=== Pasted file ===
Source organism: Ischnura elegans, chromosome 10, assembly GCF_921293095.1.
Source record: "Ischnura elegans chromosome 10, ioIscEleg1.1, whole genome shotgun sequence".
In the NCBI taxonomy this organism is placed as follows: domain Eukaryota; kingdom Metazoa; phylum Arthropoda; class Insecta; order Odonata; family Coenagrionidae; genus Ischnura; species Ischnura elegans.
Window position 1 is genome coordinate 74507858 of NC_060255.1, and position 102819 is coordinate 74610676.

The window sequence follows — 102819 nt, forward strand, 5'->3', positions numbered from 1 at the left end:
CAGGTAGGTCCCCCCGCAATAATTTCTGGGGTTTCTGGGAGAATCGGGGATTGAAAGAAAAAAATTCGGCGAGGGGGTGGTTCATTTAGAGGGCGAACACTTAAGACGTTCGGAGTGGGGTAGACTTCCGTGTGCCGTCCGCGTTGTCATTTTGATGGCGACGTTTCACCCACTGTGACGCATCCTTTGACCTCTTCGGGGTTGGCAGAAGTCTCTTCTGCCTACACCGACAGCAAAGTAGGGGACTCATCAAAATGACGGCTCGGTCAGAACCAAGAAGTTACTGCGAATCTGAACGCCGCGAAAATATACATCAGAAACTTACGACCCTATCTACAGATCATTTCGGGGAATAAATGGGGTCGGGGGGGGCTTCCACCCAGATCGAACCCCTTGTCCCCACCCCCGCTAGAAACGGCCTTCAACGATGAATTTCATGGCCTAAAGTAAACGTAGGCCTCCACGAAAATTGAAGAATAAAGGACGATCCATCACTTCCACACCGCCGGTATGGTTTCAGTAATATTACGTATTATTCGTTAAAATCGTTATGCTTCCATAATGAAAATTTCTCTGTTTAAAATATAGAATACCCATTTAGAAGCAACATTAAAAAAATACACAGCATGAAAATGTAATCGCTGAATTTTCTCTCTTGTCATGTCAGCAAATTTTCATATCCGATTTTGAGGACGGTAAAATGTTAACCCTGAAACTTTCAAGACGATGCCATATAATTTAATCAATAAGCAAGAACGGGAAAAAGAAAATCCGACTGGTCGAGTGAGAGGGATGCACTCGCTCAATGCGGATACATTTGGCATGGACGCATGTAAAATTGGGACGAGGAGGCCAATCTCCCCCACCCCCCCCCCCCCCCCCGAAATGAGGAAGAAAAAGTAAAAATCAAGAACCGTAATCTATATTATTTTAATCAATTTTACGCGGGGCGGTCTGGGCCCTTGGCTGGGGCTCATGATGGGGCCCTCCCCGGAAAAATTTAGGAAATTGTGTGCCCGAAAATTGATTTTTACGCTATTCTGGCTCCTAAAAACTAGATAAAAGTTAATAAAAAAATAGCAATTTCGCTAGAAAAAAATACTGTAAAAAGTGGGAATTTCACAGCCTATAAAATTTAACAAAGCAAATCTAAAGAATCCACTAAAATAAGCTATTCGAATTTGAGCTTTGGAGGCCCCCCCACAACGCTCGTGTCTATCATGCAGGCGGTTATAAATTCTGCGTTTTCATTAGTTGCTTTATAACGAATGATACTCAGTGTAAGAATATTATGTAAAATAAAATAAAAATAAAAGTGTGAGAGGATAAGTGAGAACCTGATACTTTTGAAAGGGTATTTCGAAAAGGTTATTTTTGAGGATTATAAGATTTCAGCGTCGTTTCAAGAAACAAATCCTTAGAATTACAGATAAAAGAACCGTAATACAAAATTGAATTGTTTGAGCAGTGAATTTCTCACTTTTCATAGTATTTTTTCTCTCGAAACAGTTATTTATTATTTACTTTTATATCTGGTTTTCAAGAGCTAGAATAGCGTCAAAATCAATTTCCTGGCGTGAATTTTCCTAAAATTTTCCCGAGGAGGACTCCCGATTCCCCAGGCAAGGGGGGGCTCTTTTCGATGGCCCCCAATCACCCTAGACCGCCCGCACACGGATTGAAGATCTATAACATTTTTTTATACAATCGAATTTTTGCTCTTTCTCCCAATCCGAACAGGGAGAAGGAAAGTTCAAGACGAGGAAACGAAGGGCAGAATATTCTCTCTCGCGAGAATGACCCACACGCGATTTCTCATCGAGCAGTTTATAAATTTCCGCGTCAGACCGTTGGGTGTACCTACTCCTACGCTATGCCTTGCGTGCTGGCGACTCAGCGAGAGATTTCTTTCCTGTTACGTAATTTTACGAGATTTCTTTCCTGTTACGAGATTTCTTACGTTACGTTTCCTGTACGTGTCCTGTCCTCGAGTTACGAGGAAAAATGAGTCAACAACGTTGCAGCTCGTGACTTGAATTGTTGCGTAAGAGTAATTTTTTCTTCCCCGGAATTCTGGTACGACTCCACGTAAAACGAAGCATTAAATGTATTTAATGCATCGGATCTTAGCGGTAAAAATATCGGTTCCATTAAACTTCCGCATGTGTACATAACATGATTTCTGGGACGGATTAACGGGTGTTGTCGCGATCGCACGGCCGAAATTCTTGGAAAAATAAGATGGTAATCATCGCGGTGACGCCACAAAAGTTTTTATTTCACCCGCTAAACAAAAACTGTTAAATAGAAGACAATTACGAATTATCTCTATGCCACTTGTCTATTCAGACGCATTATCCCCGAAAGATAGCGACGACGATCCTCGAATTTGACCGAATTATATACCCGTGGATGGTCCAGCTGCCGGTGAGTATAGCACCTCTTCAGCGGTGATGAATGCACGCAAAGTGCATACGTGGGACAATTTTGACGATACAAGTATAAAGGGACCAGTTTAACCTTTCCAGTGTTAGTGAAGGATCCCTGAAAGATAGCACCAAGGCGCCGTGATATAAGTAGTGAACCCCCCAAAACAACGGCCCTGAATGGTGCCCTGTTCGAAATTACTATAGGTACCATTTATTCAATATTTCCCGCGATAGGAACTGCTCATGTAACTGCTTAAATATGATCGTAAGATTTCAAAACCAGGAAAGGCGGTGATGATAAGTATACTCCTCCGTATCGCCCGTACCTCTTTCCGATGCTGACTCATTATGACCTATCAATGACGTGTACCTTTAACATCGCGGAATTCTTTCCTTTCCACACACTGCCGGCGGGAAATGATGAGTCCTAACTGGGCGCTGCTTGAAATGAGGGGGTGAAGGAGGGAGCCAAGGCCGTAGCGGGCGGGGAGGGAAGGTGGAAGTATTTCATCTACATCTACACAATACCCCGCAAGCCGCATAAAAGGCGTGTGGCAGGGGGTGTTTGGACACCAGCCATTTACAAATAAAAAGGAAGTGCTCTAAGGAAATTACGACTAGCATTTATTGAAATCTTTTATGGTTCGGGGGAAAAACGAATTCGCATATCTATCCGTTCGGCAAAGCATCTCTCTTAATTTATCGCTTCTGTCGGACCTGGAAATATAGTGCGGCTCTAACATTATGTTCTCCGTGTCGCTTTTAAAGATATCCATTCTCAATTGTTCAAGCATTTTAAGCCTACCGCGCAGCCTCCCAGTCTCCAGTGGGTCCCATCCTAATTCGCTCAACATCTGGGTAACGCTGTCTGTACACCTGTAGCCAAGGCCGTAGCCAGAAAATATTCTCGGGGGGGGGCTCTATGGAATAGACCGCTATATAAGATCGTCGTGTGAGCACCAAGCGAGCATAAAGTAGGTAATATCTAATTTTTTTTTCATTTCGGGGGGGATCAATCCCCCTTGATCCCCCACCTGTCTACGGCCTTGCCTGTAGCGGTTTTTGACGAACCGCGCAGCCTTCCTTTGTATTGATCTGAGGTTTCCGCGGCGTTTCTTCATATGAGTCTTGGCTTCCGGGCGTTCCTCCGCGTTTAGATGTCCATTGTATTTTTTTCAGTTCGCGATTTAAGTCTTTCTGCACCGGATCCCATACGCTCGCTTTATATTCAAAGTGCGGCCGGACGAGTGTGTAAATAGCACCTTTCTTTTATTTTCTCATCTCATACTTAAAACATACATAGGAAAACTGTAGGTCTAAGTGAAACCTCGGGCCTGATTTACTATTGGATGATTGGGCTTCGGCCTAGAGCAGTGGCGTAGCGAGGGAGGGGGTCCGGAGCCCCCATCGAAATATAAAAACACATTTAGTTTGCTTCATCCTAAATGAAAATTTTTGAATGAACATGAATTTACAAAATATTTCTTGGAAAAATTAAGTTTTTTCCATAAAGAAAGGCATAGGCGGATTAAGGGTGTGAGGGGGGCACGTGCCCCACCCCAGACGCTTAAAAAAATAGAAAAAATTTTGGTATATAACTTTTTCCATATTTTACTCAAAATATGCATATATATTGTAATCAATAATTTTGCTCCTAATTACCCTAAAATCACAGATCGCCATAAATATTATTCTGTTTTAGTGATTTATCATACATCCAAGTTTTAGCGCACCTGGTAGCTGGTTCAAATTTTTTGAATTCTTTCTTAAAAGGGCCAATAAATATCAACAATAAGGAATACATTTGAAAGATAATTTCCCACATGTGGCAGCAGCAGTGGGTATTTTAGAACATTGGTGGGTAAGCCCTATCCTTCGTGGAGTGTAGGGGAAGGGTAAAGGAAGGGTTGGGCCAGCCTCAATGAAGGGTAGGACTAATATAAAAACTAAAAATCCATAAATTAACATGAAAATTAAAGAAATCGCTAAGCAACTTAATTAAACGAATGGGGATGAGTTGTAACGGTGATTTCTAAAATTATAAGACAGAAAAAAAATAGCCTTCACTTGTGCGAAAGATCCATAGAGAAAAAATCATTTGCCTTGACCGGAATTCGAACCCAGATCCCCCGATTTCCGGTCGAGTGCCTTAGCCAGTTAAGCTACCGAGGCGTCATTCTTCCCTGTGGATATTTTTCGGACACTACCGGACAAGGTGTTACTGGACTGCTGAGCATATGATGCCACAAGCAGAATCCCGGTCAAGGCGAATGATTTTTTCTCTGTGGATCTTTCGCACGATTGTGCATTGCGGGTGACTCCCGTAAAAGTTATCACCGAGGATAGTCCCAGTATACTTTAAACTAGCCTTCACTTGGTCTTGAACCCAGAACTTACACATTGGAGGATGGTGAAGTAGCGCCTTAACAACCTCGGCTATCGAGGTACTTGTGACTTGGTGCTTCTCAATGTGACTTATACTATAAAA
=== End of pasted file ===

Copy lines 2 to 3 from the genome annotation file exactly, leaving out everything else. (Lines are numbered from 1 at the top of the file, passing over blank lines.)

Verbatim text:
Source record: "Ischnura elegans chromosome 10, ioIscEleg1.1, whole genome shotgun sequence".
In the NCBI taxonomy this organism is placed as follows: domain Eukaryota; kingdom Metazoa; phylum Arthropoda; class Insecta; order Odonata; family Coenagrionidae; genus Ischnura; species Ischnura elegans.